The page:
June has flown by and I have found myself wondering where the year is going. Growth rates increased significantly over the last few weeks and we have been literally run off our feet trying to keep up. The dry weather at the start of the month added to our work load. We have a lot of new areas that required watering regularly to help them establish. Our students and volunteers are a vital part of the team in keeping things looking good at this time of year.
The Herbaceous Borders are spectacular at the moment. The roses on the pergola overhead are filling the entire space with scent and colour. We recently added an extra extension at one end of the border with a new bench as a focal point. Keep your eyes open for it!
Another new addition is our decking area in the Fern Garden that links up the existing path to a new woodland walk. It creates a new viewpoint for the visitor and offers a different route that links to the Himalayan Walk. We will be gradually planting this area with woodland plants from the Far East to create a Forest Garden.
In the glasshouses our peaches have ripened and the nectarines, apricots and grapes are all coming along nicely. Pretty good crops all round. Jobs for July will include pinching out tomatoes and cucumbers side shoots, thinning growth on our grape vines and also thinning the fruit to improve the overall crop. Ongoing watering and feeding is very important. We feed every second week with phostrogen for the ornamentals and seaweed for the vegetables. In this dry weather you should make sure the plant has been watered prior to feeding it so that it does not take up too much too quick. Hedge clipping will be a big job here over the next few weeks. It’s always nice to get the fluff back off and tidy things up a bit.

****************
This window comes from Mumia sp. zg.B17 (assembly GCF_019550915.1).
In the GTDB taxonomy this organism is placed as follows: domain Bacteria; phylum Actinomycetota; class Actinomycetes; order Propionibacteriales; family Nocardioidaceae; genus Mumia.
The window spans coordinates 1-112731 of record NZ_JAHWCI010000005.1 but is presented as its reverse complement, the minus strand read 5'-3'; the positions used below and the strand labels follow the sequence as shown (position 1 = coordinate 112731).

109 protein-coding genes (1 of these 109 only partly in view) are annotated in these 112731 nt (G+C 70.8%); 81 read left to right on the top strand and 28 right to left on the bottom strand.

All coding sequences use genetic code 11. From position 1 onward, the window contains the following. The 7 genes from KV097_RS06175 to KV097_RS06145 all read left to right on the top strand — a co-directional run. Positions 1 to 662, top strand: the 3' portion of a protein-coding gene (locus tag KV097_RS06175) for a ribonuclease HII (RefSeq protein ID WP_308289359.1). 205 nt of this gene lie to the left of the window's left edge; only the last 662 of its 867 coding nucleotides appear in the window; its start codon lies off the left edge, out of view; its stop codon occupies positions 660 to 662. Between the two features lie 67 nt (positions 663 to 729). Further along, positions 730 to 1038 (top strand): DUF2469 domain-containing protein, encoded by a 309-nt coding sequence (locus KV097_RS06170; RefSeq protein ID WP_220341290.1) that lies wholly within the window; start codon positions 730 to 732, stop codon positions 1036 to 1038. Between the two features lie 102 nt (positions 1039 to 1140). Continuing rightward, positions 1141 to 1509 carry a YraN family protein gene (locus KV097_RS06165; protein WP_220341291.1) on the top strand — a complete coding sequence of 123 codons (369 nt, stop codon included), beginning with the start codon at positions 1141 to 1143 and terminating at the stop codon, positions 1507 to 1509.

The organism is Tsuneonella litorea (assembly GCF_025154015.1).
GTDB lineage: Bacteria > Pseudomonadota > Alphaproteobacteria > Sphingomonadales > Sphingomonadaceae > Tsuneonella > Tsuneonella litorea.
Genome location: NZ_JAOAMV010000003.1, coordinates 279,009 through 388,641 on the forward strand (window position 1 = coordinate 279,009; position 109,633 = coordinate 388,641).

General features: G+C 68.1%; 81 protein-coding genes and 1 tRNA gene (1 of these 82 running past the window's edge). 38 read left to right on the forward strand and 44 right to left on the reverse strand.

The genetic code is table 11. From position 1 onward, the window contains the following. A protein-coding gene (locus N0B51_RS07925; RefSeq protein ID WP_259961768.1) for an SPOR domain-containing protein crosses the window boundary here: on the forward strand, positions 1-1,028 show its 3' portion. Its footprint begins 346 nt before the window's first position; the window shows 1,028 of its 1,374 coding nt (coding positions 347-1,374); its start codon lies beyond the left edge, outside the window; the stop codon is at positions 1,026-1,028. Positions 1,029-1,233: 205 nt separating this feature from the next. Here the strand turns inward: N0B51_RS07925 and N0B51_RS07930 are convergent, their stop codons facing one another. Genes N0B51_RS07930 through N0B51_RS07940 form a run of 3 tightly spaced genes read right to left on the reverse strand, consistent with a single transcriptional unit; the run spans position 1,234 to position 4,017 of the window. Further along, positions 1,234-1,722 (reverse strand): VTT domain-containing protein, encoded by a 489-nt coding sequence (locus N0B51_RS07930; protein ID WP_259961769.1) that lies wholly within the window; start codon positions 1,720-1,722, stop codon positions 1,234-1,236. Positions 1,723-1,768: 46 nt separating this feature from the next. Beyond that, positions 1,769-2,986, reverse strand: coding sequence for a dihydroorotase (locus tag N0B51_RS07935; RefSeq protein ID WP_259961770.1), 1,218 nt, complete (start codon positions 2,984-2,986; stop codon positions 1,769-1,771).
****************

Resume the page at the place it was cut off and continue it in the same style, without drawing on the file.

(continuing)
Now is a good time for taking cuttings in the garden. Many shrubs will root readily and it’s a good way of increasing your plants without the expense. I always encourage plant swapping and if you have a few spares then it gives you something to bargain with. We will be taking cuttings from a lot of our rarer trees and shrubs over the summer and autumn. Not only will it give us material for swapping with other gardens, but it will also act as a back-up stock should one of the mother plants die.
Blarney in Bloom was on Sunday 10th July and was a great success this year. There was a huge amount going on around the estate including specialist plant nurseries, garden equipment and a farmers market, garden talks, arts and crafts demonstrations, children’s entertainment and a dog show. This year we had a new show garden sponsored by Bloom and the Irish Garden Plant Society, which proved to be a visitor favourite. The Irish Guide Dogs for the Blind are the beneficiary charity for the event and we will be announcing the total amount raised in the next few weeks. I look forward to seeing you in the gardens. Adam